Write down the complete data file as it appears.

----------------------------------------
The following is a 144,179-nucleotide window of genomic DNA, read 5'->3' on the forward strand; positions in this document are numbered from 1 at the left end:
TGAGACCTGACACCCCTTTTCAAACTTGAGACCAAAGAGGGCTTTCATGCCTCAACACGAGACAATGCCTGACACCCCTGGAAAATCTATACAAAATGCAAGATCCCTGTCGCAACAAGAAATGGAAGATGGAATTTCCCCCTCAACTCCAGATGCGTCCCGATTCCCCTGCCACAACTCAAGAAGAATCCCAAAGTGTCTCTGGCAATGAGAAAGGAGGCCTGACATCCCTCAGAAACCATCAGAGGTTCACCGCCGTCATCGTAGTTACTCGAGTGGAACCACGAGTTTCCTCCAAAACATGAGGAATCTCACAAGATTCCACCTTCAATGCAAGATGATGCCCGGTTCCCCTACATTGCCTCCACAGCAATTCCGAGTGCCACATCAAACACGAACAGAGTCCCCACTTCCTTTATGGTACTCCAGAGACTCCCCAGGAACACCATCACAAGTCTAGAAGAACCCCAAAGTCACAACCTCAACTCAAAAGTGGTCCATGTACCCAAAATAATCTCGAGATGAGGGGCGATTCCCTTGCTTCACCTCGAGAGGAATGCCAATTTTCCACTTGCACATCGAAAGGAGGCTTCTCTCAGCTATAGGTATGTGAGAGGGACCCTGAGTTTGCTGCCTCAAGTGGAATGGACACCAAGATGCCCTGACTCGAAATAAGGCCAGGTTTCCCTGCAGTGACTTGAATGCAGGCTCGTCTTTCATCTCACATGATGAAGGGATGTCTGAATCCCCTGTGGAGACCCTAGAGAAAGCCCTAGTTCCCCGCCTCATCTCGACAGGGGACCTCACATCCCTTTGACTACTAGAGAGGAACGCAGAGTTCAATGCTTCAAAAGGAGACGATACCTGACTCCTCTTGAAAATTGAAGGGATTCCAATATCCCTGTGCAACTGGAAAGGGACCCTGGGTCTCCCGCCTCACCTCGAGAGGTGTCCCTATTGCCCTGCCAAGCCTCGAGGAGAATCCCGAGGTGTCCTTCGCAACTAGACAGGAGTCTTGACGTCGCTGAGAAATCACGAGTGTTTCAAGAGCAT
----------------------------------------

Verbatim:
The following is a 144,179-nucleotide window of genomic DNA, read 5'->3' on the forward strand; positions in this document are numbered from 1 at the left end:
TGAGACCTGACACCCCTTTTCAAACTTGAGACCAAAGAGGGCTTTCATGCCTCAACACGAGACAATGCCTGACACCCCTGGAAAATCTATACAAAATGCAAGATCCCTGTCGCAACAAGAAATGGAAGATGGAATTTCCCCCTCAACTCCAGATGCGTCCCGATTCCCCTGCCACAACTCAAGAAGAATCCCAAAGTGTCTCTGGCAATGAGAAAGGAGGCCTGACATCCCTCAGAAACCATCAGAGGTTCACCGCCGTCATCGTAGTTACTCGAGTGGAACCACGAGTTTCCTCCAAAACATGAGGAATCTCACAAGATTCCACCTTCAATGCAAGATGATGCCCGGTTCCCCTACATTGCCTCCACAGCAATTCCGAGTGCCACATCAAACACGAACAGAGTCCCCACTTCCTTTATGGTACTCCAGAGACTCCCCAGGAACACCATCACAAGTCTAGAAGAACCCCAAAGTCACAACCTCAACTCAAAAGTGGTCCATGTACCCAAAATAATCTCGAGATGAGGGGCGATTCCCTTGCTTCACCTCGAGAGGAATGCCAATTTTCCACTTGCACATCGAAAGGAGGCTTCTCTCAGCTATAGGTATGTGAGAGGGACCCTGAGTTTGCTGCCTCAAGTGGAATGGACACCAAGATGCCCTGACTCGAAATAAGGCCAGGTTTCCCTGCAGTGACTTGAATGCAGGCTCGTCTTTCATCTCACATGATGAAGGGATGTCTGAATCCCCTGTGGAGACCCTAGAGAAAGCCCTAGTTCCCCGCCTCATCTCGACAGGGGACCTCACATCCCTTTGACTACTAGAGAGGAACGCAGAGTTCAATGCTTCAAAAGGAGACGATACCTGACTCCTCTTGAAAATTGAAGGGATTCCAATATCCCTGTGCAACTGGAAAGGGACCCTGGGTCTCCCGCCTCACCTCGAGAGGTGTCCCTATTGCCCTGCCAAGCCTCGAGGAGAATCCCGAGGTGTCCTTCGCAACTAGACAGGAGTCTTGACGTCGCTGAGAAATCACGAGTGTTTCAAGAGCAT